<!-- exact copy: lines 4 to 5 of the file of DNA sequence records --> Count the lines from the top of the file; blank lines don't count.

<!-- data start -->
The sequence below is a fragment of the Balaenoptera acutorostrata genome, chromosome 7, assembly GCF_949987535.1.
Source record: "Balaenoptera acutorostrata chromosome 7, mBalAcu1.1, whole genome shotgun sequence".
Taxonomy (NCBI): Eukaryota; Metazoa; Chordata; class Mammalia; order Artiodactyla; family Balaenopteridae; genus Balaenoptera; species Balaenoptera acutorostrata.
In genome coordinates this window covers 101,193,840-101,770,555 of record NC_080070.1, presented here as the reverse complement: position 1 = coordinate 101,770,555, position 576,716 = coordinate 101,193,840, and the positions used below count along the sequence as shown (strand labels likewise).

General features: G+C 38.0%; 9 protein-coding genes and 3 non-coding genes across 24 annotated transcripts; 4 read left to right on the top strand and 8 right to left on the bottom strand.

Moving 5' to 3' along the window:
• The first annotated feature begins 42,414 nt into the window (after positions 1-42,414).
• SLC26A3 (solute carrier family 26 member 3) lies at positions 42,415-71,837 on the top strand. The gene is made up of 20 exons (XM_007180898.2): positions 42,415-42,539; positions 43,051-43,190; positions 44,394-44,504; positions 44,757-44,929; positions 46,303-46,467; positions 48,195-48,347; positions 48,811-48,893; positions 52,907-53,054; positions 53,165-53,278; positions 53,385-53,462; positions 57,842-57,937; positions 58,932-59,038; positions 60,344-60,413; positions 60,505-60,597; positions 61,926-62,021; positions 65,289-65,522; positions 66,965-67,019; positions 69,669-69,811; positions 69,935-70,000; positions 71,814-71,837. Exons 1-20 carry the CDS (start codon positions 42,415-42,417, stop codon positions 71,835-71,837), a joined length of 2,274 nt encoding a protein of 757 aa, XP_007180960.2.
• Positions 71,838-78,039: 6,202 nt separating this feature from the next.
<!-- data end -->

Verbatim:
In genome coordinates this window covers 101,193,840-101,770,555 of record NC_080070.1, presented here as the reverse complement: position 1 = coordinate 101,770,555, position 576,716 = coordinate 101,193,840, and the positions used below count along the sequence as shown (strand labels likewise).

General features: G+C 38.0%; 9 protein-coding genes and 3 non-coding genes across 24 annotated transcripts; 4 read left to right on the top strand and 8 right to left on the bottom strand.